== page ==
The Eight Best Philosophy Books on Utopia

Lennox Johnson Books

From contemporary works to classic books on utopia, this page features books to suit any learning style. It’s worth noting that there is no single best philosophy book on utopia. The best book for you will depend heavily on your preferred learning style and the amount of time/energy you’re willing to spend reading. For example, if you tend to find classic works of philosophy difficult to understand, you might want to start with a short, beginner-friendly introduction. If you prefer more depth, you can choose a more comprehensive book or pick up one of the classics.

It’s also worth noting that it is not a list of personal recommendations. Personal book recommendations tend to be highly subjective, idiosyncratic, and unreliable. This list is part of a collection of over 100 philosophy reading lists which aim to provide a central resource for philosophy book recommendations. These lists were created by searching through hundreds of university course syllabi, internet encyclopedia bibliographies, and community recommendations. Links to the syllabi and other sources used to create this list are at the end of the post. Following these links will help you quickly find a broader range of options if the listed books do not fit what you are looking for.

Here are the best philosophy books on utopia in no particular order.

The Utopia Reader – Claeys & Sargeant

Category: Anthology | Length: 576 pages | Published: 2017 (2e)

Publisher description: The Utopia Reader compiles primary texts from a variety of authors and movements in the history of theorizing utopias.

Utopianism is defined as the various ways of imagining, creating, or analyzing the ways and means of creating an ideal or alternative society. Prominent writers and scholars across history have long explored how or why to envision different ways of life. The volume includes texts from classical Greek literature, the Old Testament, and Plato’s Republic, to Sir Thomas More’s Utopia, to George Orwell’s Nineteen Eighty-Four and beyond. By balancing well-known and obscure examples, the text provides a comprehensive and definitive collection of the various ways Utopias have been conceived throughout history and how Utopian ideals have served as criticisms of existing sociocultural conditions.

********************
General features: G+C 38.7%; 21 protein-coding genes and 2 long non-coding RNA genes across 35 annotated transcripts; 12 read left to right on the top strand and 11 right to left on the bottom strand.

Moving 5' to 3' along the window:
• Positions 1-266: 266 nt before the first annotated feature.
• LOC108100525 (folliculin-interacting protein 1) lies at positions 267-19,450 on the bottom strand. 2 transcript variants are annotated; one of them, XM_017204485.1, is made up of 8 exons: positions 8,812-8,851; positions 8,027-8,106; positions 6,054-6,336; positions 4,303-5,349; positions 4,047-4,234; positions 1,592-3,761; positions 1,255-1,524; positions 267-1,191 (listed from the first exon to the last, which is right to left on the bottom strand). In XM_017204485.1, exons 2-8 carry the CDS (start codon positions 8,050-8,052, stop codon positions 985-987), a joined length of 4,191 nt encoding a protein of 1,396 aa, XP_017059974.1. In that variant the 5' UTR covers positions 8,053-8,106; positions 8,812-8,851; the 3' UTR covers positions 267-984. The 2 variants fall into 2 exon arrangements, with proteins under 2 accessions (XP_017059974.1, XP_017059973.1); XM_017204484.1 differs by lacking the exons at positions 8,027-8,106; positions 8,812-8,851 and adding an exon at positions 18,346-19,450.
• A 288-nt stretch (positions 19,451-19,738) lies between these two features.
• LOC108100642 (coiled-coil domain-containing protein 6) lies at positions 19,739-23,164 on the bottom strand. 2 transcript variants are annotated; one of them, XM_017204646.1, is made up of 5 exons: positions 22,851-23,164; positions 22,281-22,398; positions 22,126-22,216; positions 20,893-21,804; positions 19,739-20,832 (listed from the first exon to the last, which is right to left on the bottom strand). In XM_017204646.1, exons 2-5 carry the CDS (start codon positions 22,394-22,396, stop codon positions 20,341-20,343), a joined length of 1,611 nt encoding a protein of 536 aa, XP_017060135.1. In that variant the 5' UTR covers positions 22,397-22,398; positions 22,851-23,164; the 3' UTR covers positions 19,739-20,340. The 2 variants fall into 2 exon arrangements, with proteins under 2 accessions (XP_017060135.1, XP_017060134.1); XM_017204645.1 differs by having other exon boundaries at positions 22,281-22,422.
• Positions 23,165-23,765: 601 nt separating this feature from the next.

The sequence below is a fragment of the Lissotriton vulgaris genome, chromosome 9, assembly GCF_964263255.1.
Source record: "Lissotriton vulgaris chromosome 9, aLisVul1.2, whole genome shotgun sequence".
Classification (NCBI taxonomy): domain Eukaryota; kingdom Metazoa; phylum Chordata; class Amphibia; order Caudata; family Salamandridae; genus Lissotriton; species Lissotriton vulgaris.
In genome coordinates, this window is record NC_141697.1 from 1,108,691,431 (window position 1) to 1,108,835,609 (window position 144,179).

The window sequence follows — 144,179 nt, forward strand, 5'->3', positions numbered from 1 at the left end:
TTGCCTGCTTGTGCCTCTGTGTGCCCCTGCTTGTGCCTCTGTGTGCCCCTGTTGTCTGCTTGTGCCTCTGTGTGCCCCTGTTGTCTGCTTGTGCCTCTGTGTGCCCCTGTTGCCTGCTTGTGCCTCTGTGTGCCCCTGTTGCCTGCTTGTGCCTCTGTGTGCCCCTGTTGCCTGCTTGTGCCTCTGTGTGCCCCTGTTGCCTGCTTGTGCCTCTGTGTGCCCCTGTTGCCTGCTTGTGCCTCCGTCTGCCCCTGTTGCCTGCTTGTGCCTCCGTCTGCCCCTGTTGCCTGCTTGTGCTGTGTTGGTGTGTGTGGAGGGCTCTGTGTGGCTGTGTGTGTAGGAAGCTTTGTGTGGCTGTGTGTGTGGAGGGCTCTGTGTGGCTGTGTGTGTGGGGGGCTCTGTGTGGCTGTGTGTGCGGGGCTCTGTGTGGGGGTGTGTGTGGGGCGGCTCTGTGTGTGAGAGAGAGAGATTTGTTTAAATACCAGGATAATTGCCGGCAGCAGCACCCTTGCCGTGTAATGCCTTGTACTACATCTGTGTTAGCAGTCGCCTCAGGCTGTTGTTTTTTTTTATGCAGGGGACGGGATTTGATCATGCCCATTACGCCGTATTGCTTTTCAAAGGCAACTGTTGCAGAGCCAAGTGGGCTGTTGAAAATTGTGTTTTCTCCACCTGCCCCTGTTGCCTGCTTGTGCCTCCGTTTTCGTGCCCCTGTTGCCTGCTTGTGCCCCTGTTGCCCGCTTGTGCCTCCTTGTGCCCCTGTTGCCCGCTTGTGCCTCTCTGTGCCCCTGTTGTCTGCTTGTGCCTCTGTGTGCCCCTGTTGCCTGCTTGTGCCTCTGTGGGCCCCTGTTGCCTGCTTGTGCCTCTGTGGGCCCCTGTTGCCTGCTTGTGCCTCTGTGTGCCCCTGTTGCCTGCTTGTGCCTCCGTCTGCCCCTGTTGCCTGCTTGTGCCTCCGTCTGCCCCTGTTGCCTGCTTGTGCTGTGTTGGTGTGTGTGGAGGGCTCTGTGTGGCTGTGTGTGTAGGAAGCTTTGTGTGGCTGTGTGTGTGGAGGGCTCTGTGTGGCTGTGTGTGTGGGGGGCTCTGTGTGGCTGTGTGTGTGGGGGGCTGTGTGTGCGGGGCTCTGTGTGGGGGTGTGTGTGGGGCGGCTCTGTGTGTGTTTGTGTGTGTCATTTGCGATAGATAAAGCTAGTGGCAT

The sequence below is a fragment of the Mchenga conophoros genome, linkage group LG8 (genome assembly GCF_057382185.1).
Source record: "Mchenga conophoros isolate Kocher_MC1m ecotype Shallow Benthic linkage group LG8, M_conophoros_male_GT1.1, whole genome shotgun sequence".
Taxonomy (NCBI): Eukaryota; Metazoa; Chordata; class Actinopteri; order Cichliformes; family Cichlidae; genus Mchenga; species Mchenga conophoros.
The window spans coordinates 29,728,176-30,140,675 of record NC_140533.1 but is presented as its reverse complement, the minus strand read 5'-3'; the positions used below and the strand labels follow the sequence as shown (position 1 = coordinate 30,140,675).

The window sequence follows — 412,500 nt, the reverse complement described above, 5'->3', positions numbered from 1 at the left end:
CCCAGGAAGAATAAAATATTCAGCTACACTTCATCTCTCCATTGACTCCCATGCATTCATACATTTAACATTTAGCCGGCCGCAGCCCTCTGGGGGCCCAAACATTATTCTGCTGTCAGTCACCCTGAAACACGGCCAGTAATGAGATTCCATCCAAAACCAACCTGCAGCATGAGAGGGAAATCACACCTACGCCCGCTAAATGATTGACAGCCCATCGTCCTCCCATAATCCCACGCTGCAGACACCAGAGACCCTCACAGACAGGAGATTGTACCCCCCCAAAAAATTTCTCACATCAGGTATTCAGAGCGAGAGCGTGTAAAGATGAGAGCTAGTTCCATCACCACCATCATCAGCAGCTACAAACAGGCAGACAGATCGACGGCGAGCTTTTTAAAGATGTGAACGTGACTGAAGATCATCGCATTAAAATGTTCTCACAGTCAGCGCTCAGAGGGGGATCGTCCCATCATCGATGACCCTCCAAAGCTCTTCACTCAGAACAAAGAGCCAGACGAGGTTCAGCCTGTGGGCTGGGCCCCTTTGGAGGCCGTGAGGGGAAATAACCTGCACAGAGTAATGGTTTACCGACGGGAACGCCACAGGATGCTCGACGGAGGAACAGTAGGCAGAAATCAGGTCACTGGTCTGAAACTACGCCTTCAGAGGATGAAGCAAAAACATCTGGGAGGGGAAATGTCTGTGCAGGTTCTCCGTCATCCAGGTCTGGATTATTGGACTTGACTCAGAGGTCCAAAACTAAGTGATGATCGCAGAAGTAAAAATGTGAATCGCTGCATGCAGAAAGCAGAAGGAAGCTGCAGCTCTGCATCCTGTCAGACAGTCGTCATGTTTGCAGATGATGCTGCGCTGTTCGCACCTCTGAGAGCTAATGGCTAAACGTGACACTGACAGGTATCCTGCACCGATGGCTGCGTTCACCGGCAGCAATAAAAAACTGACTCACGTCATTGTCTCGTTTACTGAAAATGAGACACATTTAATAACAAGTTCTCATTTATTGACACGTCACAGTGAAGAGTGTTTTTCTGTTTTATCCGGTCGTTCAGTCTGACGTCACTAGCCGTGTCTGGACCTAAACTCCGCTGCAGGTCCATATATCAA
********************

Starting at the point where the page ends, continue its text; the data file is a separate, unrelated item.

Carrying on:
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Utopia – Thomas More

Category: Classic | Length: 176 pages

Publisher description: In his most famous and controversial book, Utopia, Thomas More imagines a perfect island nation where thousands live in peace and harmony, men and women are both educated, and all property is communal. Through dialogue and correspondence between the protagonist Raphael Hythloday and his friends and contemporaries, More explores the theories behind war, political disagreements, social quarrels, and wealth distribution and imagines the day-to-day lives of those citizens enjoying freedom from fear, oppression, violence, and suffering. Originally written in Latin, this vision of an ideal world is also a scathing satire of Europe in the sixteenth century and has been hugely influential since publication, shaping utopian fiction even today.

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Ideology and Utopia – Karl Mannheim

Category: Classic | Length: 352 pages

Publisher description: Karl Mannheim was a Hungarian-born sociologist, influential in the first half of the 20th century and one of the founding fathers of classical sociology as well as a founder of the sociology of knowledge. His essays on the sociology of knowledge have become classics in the field. In “Ideology and Utopia” he argued that the application of the term ideology ought to be broadened. He traced the history of the term from what he called a “particular” view. This view originally saw ideology as the perhaps deliberate obscuring of facts. Over time this view gave way to a “total” conception (most notably in Marx), which argued that a whole social group’s thought was formed by its social position (e.g. the proletariat’s beliefs were conditioned by their relationship to the means of production). However, he called for a further step, which he called a general total conception of ideology, in which it was recognized that everyone’s beliefs-including the social scientist’s-were a product of the context they were created in. Mannheim points out social class, location and generation as the greatest determinants of knowledge. He feared this could lead to relativism but proposed the idea of relationism as an antidote. To uphold the distinction, he maintained that the recognition of different perspectives according to differences in time and social location appears arbitrary only to an abstract and disembodied theory of knowledge.

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The Grasshopper: Games Life, and Utopia – Bernard Suits